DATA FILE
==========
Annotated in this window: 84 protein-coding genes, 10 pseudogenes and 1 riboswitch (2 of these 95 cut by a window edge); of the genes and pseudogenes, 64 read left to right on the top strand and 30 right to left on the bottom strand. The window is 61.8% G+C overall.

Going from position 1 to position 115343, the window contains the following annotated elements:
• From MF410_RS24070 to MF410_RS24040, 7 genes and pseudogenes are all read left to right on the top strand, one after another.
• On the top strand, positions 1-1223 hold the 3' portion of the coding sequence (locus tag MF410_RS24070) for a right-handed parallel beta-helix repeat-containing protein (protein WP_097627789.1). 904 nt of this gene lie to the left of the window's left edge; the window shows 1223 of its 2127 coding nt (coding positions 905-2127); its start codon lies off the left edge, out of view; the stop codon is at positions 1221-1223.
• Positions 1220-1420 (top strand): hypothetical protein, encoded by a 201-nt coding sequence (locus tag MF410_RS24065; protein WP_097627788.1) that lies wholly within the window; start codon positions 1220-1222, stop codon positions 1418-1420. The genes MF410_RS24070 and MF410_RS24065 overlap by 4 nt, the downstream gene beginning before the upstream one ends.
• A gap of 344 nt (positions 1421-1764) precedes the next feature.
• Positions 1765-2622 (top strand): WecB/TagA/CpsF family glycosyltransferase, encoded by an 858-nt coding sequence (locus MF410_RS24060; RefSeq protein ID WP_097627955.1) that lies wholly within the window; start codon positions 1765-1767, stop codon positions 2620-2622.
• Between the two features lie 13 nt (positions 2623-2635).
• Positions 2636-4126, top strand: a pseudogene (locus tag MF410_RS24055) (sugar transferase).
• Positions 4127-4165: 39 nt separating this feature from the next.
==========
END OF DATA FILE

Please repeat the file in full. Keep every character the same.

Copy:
Annotated in this window: 84 protein-coding genes, 10 pseudogenes and 1 riboswitch (2 of these 95 cut by a window edge); of the genes and pseudogenes, 64 read left to right on the top strand and 30 right to left on the bottom strand. The window is 61.8% G+C overall.

Going from position 1 to position 115343, the window contains the following annotated elements:
• From MF410_RS24070 to MF410_RS24040, 7 genes and pseudogenes are all read left to right on the top strand, one after another.
• On the top strand, positions 1-1223 hold the 3' portion of the coding sequence (locus tag MF410_RS24070) for a right-handed parallel beta-helix repeat-containing protein (protein WP_097627789.1). 904 nt of this gene lie to the left of the window's left edge; the window shows 1223 of its 2127 coding nt (coding positions 905-2127); its start codon lies off the left edge, out of view; the stop codon is at positions 1221-1223.
• Positions 1220-1420 (top strand): hypothetical protein, encoded by a 201-nt coding sequence (locus tag MF410_RS24065; protein WP_097627788.1) that lies wholly within the window; start codon positions 1220-1222, stop codon positions 1418-1420. The genes MF410_RS24070 and MF410_RS24065 overlap by 4 nt, the downstream gene beginning before the upstream one ends.
• A gap of 344 nt (positions 1421-1764) precedes the next feature.
• Positions 1765-2622 (top strand): WecB/TagA/CpsF family glycosyltransferase, encoded by an 858-nt coding sequence (locus MF410_RS24060; RefSeq protein ID WP_097627955.1) that lies wholly within the window; start codon positions 1765-1767, stop codon positions 2620-2622.
• Between the two features lie 13 nt (positions 2623-2635).
• Positions 2636-4126, top strand: a pseudogene (locus tag MF410_RS24055) (sugar transferase).
• Positions 4127-4165: 39 nt separating this feature from the next.